Behind the nude are the edge of the beach, the ocean, and the night sky. The beach is very dark as is the ocean. However, if one looks closely at the ocean can see the gentle waves of the sea and two tiny sailboats on the horizon. The sky has the beauty of the actual sky as the last colors of the sunset fade over the horizon. The sky highest above the ocean is a very dark gray. In the lighter sky just below it one can see dark billowing clouds.

The sky just above the horizon is pinkish and purplish from a distance. The whole background is very tranquil, very peaceful. The coloring of the picture is somewhat disappointing. While one realizes that the time of day which is portrayed is hardly conducive to bright colors, one is still diappointed by the small range of colors used. Courbet uses black, grayu, a blue grey, and scarlet. The only thing with light coloring is the nude, but the flewh tones are very cool colors. There is only one bright color, the cool red which is repeated in the woman’s cheeks, lips and nipple.

The stripes of red in the canopy are not bright at all as they are so muted by the grays and blues. The way in which the scarlet cloth in the foreground calls immediate attention to Courbet’three-quarter inch signature in the left-hand corner almost makes one wonder if thaat one bright splotch of color wasn’t added for egotistical reasons. One remembers how the sky above the horizon seemed to have a pink or purple cast, but on closer inspection one finds that it is really a flat bluish-gray. The darkness of the color is understandable, but I believe Monsieur Courbet could have used a wider range of color. There is also little lighting in the picture but it is used more effectively than the colors. A dim light falls on the model, but it is just enough to light her sufficiently to make her stand out.

This same dim light falls on a small area of beach around her enabling one to see the rich texture of the sand. Another area of dim light is found just above the horizon, relieving one from the dark infinity of the sky. While the picture is very dark it is not totally without light. While one may find fault with the lack of a wide range of color, one cannot find fault with Courbet’s technical skills. The picture is well balanced as the outer line of the red cloth in the left hand corner repeats the line of the left side of the woman’s body and the gentle curve of the rope hanging from the canopy repeats the line of the right hand side of her body.

The dim circle of light in the foreground is echoed in the bit of dim light on the horizon, giving the picture of a deeper perspective. The juxtaposition of the woman and the canopy which falls from the right hand corner divides the canvas into three triangular shaped pieces of more or less the same size. This division brings the focal point of these triangles to the woman’s face. If one starts at the focal point, the range of one’s field of vision opens to follow the diverging lines thereby taking in the whole painting until one’s eyes reach the frame. Then one’s gaze is brought back along the lines until it converges on the face of the woman. Because the area of the top left hand corner is so dark, it puts even more emphasis on the head of the woman as a focal part. This careful, fanlike division of the picture into three similar shapes is balancing as well as enabling the artist to direct the viewer’s eyes.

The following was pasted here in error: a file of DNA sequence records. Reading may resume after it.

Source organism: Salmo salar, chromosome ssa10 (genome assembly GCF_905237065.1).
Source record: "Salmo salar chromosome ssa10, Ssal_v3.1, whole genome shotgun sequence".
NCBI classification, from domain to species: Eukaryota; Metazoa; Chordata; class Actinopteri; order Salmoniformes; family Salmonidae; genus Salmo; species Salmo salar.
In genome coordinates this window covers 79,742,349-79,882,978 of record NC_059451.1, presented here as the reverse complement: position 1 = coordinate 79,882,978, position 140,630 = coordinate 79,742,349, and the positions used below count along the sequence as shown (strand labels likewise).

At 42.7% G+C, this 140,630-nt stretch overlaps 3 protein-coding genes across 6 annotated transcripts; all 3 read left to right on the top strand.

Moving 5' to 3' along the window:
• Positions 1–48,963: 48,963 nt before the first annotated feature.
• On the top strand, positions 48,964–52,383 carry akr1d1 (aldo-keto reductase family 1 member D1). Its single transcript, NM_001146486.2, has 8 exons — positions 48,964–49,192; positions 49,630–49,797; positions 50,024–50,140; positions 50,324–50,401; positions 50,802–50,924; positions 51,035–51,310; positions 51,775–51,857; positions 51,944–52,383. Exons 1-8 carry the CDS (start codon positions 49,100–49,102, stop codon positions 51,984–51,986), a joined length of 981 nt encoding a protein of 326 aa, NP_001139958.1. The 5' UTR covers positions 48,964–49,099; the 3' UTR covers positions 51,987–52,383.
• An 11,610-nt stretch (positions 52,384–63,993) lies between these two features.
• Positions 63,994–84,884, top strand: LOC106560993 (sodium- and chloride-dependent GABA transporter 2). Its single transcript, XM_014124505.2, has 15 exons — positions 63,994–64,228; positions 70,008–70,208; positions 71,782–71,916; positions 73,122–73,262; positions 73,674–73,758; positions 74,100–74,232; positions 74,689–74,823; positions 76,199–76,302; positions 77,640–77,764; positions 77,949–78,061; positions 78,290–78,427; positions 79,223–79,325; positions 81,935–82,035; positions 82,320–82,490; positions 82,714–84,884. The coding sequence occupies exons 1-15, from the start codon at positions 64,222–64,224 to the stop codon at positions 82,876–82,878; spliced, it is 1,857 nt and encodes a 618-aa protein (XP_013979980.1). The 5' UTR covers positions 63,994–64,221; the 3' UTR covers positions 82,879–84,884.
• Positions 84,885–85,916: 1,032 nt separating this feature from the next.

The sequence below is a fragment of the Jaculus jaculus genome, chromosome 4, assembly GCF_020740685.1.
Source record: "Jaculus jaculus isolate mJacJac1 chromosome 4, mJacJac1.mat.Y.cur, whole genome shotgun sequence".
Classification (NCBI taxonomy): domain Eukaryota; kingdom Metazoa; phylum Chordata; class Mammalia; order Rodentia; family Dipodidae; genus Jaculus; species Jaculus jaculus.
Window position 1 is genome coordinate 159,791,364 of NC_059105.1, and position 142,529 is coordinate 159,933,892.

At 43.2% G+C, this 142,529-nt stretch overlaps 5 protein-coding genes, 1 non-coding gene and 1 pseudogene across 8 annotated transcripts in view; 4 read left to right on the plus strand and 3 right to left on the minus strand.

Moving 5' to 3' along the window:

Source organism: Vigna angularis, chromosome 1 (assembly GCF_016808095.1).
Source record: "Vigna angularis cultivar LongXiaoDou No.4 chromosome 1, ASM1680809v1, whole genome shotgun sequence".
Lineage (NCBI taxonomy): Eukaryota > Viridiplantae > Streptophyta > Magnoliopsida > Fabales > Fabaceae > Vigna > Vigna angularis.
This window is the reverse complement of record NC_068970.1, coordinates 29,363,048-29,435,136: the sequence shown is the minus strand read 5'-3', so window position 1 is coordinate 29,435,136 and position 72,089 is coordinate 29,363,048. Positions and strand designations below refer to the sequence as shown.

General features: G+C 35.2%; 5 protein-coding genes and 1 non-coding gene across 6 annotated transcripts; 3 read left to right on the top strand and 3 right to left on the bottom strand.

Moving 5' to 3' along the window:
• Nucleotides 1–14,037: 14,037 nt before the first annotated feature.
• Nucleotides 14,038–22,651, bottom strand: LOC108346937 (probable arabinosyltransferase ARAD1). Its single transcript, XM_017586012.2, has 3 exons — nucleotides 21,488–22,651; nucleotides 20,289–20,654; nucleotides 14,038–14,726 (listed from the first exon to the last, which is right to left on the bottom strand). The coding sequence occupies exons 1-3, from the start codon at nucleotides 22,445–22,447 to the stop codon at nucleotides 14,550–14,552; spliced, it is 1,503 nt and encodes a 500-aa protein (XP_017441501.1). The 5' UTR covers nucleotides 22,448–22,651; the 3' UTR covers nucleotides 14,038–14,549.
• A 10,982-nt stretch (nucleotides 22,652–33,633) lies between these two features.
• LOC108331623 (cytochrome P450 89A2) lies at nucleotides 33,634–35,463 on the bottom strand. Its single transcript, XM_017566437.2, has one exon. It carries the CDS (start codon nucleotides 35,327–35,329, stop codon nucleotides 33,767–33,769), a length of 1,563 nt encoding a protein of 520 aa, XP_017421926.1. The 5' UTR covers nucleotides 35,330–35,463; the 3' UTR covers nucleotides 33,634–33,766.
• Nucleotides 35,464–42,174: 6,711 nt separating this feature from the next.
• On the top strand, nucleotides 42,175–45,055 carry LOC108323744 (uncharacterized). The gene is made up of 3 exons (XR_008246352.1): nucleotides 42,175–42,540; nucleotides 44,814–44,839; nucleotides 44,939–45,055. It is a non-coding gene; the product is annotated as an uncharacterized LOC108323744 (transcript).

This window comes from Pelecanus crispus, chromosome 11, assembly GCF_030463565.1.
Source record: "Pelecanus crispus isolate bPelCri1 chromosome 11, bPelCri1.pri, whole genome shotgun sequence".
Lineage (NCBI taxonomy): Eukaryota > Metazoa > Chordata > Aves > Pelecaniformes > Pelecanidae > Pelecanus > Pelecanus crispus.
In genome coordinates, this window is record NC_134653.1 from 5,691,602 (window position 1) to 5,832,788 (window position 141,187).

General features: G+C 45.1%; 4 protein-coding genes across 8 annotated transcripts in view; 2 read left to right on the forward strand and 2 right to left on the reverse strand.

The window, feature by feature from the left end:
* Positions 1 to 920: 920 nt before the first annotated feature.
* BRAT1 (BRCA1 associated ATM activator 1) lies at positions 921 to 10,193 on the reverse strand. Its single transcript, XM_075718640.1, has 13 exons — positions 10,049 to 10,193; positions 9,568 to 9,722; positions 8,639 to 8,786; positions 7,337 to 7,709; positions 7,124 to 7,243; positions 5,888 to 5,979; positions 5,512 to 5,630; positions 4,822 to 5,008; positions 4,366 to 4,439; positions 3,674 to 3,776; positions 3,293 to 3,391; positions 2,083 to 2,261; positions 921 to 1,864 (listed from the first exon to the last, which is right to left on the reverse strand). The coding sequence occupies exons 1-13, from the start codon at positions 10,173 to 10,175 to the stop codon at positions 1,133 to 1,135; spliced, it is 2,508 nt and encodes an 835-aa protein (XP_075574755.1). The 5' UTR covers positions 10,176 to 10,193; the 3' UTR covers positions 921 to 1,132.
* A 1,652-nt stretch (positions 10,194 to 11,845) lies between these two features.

If one follows these lines of vision one is more able to appreciate Courbet’s careful attention to the curves and anatomy of the woman’s body, as well as his eye for small detail such as the two tiny boats on the horizon. While many critics of Courbet’s time could not understand his choice of subject matter, they could appreciate his execution of the subject matter. Gustave Courbet’s subject matter may not have been understood or considered proper in his day, but now they are considered to be more acceptable. One, whether of the past or present, must appreciate his technical abilities; his mastery of line, form, and balance. Though his lack of color is disappointing, the picture in itself is very pleasing to look at because it is such a tran- quil, restful scene.

While Courbet was not totally appreciated in his day, he is in these times considered to be an excellent artist.